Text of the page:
DEAR DR. FOX: We rescued our cat, Cookie, who was born outside behind a garage, at about 4 to 6 months old. She is currently 3 years old.
We had a rough start -- biting and scratching that would leave scars on us. We read articles on how to deal with feral cats, and she turned around.
Cookie is not like our previous cats -- she does not purr, she hisses at times when approached and she is not a lap cat.
We have two small crocheted blankets she sleeps on: one on the bed and one on the couch. About three times a day and every time she is alone, she jumps on the bed, bites the blanket, jumps off the bed, drags it through three rooms and takes it to where her food is. Then she meows, almost howls, for a few seconds. Sometimes she kneads the blanket.
Do you have any idea what causes this behavior? -- V.T., Brick, New Jersey
DEAR V.T.: Your cat's behavior may remind some readers of how their children needed to carry a comforter, blanket or towel everywhere they went. Some would suck or stroke a corner -- all self-comforting behaviors, which some cats will also engage in. Cats also knead and "nurse" the soft material; sometimes they'll even do the same to caregivers' arms or earlobes!
This may be one aspect of your cat's fetishlike behavior. Another is the behavior of carrying a kitten to the food source, or carrying prey from room to room. Such seemingly bizarre behaviors are the result of cats adapting to the domestic environment where their natural predatory and parental instincts are thwarted or suppressed, and where they are deprived of interaction with their own species. In some instances, these cats were weaned too early and experienced maternal deprivation.
DEAR DR. FOX: I read with interest the column regarding dogs' "love." Here is a story about our beloved Loki, the Lab-pit bull rescued from the Brooklyn Animal Care and Control shelter in New York City:
Loki was 8 years old when we adopted him. From the very beginning, he had serious health issues. However, he was a wonderful, affectionate pet who lived to be 13. Much of Loki's enthusiasm for life had to do with Joey, the female German shepherd who lived next door. The two really enjoyed each other and would "call" for each other when outside.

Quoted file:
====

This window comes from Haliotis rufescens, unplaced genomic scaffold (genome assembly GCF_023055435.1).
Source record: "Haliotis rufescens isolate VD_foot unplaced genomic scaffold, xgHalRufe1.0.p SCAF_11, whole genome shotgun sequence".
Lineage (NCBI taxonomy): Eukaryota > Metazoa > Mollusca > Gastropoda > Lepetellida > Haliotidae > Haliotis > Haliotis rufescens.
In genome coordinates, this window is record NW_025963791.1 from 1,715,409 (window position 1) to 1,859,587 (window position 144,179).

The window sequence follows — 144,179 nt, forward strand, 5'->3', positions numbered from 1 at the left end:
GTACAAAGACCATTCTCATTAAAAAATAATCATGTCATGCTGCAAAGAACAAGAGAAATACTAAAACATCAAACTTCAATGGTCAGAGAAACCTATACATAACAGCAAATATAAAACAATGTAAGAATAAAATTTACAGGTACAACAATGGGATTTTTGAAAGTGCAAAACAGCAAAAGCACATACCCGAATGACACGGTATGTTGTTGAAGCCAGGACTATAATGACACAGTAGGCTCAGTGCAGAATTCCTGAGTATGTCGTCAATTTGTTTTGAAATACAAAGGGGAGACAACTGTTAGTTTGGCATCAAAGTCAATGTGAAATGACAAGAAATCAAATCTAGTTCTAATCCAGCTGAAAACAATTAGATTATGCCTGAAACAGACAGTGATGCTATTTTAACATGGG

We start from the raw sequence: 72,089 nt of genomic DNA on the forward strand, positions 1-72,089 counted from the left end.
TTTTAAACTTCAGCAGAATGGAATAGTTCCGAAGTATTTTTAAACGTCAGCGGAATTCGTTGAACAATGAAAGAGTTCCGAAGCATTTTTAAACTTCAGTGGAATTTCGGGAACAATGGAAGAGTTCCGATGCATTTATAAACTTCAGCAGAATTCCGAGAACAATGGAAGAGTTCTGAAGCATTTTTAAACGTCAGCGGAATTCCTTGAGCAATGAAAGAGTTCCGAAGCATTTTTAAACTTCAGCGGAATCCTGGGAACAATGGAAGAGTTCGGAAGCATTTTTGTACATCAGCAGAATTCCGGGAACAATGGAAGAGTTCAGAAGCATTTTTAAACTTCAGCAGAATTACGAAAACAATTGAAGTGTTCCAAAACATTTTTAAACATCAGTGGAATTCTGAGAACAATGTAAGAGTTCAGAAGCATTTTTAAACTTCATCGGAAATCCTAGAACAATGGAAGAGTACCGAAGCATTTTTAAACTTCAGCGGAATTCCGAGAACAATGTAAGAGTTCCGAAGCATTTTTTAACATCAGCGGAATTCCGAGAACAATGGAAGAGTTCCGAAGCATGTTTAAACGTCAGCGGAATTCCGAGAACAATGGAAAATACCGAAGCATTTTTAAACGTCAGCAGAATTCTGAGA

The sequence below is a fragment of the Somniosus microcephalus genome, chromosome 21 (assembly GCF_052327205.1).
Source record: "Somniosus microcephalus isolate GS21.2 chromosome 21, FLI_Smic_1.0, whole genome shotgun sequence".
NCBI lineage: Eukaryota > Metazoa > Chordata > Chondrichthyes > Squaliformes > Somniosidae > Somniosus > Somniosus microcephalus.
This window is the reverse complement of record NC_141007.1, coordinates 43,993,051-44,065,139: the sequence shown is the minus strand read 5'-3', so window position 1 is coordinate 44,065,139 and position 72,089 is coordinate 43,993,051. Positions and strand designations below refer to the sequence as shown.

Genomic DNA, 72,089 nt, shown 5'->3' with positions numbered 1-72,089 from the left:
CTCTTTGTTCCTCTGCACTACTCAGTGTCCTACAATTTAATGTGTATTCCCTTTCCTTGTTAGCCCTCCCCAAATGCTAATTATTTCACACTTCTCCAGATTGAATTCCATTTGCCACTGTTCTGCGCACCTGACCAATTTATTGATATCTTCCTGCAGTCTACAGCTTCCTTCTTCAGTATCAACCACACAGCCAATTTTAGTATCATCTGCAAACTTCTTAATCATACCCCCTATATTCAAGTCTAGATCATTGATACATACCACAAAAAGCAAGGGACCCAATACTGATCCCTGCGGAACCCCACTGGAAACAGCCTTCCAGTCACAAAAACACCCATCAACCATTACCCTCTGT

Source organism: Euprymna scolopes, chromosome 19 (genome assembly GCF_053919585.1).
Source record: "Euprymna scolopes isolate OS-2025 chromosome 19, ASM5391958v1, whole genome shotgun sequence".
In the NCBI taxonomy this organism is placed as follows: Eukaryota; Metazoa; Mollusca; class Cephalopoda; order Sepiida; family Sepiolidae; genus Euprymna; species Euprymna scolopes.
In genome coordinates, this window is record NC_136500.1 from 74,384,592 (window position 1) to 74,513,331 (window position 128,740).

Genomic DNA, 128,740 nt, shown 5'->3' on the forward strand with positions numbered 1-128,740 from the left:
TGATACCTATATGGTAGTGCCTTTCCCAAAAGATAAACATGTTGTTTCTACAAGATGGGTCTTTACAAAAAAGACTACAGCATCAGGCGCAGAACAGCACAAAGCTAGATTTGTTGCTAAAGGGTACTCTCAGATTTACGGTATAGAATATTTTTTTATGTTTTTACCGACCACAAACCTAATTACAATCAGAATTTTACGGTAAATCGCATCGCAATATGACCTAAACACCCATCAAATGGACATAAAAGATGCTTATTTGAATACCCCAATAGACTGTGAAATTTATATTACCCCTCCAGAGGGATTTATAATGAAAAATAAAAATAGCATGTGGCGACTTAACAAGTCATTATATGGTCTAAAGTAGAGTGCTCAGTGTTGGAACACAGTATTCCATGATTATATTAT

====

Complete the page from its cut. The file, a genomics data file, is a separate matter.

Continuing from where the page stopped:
Tragically, Joey's owner became terminally ill with cancer. Right after he died and the house was being emptied, Joey came to our back door. I called to Loki, but when I opened the door, Joey came in. She had never done that before. She slowly walked around the house while Loki sat somewhat puzzled in the kitchen. Then Joey went up to Loki, they touched noses, and Joey went back out to the now-empty house. She had been given away to some relatives who lived far away. Loki never saw her again, but he would go over to the empty house and put his paw on the back door. He seemed to be grieving.
What amazed us is that apparently Joey knew she was going away and had come to say goodbye. It was so sad, but totally remarkable how these two dogs had communicated with each other. -- M.H., Poughkeepsie, New York
DEAR M.H.: Thank you for sharing this sad and touching story. I am glad that more people are recognizing that dogs, like many other species, share similar emotions as humans. Scientists are discovering that dogs use similar parts of their brains for cognitive processing to decipher words and language. For me, this affirms our kinship with animals and calls on us to give them the best care possible in accord with their behavioral, social and emotional needs.
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